The New York Times, reporting on the President’s three-hour visit to Egypt, said: “President Bush lavished praise on President Hosni Mubarak of Egypt … emphasising the country’s role in regional security and the Israeli-Palestinian peace process while publicly avoiding mention of the government’s actions in jailing or exiling opposition leaders and its severe restrictions on opposition political activities.”

In a year from now, Mr Bush will be preparing to leave the White House at the end of his eight years in office. I have the distinct impression that those he met over the past week have already made a note in their diaries. “January 21, 2009: phone White House. Talk to new President.”


  1. At 10:29 PM on 20 Jan 2008, Mark wrote:

    Did President Bush accomplish his mission in the Middle East? Well that depends on what his REAL mission was and of course a lot of words and events related to that mission never got anywhere near the press. On the surface, based on what was reported the answer is clearly no. But what could he have really been after (President Bush is hardly an avid student of history, a legacy was not likely on his mind.) If all the Israelis have to complain about from the best friend they ever had in the White House is a day of snarled traffic, they should just shut up and forget about it. My hunch was that he gave Israel another green light to take whatever measures it felt necessary to defend itself against the Palestinians and that appears to be exactly what they are doing. The US government's secret position is probably the same as the Israeli government's secret position, divide and conquer and that there should never be a Palestinian state. And the Palestinians could hardly cooperate more with that goal if they tried. It looks bleak in Hamasland today and the forecast is for it to get bleaker still. Westbankia only looks better by comparison and the settlement go on.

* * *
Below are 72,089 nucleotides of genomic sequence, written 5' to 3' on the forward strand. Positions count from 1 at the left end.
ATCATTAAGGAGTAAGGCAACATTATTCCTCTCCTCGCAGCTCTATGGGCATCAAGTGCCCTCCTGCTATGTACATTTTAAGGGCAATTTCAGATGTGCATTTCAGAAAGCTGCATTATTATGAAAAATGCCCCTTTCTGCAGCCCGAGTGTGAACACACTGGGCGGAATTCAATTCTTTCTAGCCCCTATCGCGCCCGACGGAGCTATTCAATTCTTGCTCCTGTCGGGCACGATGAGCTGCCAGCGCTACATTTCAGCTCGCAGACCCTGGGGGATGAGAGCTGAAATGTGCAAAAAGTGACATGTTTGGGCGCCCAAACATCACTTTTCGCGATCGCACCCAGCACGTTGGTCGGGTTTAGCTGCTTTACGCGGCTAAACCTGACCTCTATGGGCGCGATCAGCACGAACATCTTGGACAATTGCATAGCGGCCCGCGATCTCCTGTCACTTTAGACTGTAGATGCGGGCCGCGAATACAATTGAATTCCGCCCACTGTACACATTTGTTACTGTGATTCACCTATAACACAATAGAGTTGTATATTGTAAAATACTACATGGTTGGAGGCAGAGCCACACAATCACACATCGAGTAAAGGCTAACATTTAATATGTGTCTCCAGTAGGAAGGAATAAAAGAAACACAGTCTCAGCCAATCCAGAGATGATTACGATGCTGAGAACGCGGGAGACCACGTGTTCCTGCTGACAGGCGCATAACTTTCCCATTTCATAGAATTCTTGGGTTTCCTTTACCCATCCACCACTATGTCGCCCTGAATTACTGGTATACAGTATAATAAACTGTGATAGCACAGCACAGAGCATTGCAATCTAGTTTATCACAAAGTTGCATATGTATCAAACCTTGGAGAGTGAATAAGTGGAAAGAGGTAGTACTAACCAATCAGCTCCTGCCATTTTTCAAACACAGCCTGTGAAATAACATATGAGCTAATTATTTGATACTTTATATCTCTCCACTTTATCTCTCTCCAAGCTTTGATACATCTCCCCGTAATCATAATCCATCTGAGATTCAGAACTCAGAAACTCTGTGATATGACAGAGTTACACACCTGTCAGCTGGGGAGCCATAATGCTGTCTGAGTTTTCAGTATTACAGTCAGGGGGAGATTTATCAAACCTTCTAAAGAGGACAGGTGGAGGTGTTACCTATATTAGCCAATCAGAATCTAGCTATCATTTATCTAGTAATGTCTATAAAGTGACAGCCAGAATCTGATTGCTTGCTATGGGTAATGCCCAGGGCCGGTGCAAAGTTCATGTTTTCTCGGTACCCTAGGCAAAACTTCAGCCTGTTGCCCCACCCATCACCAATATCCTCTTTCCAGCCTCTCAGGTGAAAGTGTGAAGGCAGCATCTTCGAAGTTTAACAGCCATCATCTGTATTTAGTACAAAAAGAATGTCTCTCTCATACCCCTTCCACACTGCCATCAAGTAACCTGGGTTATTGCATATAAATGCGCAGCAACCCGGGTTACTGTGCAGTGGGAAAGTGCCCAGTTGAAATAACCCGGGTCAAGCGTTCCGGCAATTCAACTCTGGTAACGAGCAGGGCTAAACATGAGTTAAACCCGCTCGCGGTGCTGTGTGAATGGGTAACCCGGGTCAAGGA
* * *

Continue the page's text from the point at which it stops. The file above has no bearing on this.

What about the other Arab states. Well none of them are democratic because there are no Arab democracies...except for Iraq. Is Lebanon a democracy? If it's a democracy at all it's a paralyzed weak one controlled largely by outside forces in Syria and Iran. It's barely on life support caught in the middle between the US and Israel on one side and Syria and Iran on the other. Did President Bush reassure his Arab friends that the US would protect them from Iran? Were they convinced? I'm sure nobody believes the headlines gleaned from the US National Intelligence report which said Iran abandoned its nuclear weapons program several years ago because it publicly admits it is still enriching uranium, the critical step to making nuclear weapons, the rest is the easy part. President Bush has exactly one year left in office to prove himself capable of launching another war. With any luck, the lunatic of Teheran, Ah-MAD-inejad will give him all the pretext he needs. Saddam Hussein was no smarter and look where he wound up.

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  2. At 12:30 AM on 30 Jan 2008, Andy Dyer wrote:

    Keep reminding them - there are actually 3 (frail) democracies in the Arab Middle East, Palestine, Lebanon and Iran. Guess they're the places that Bush glad-handed?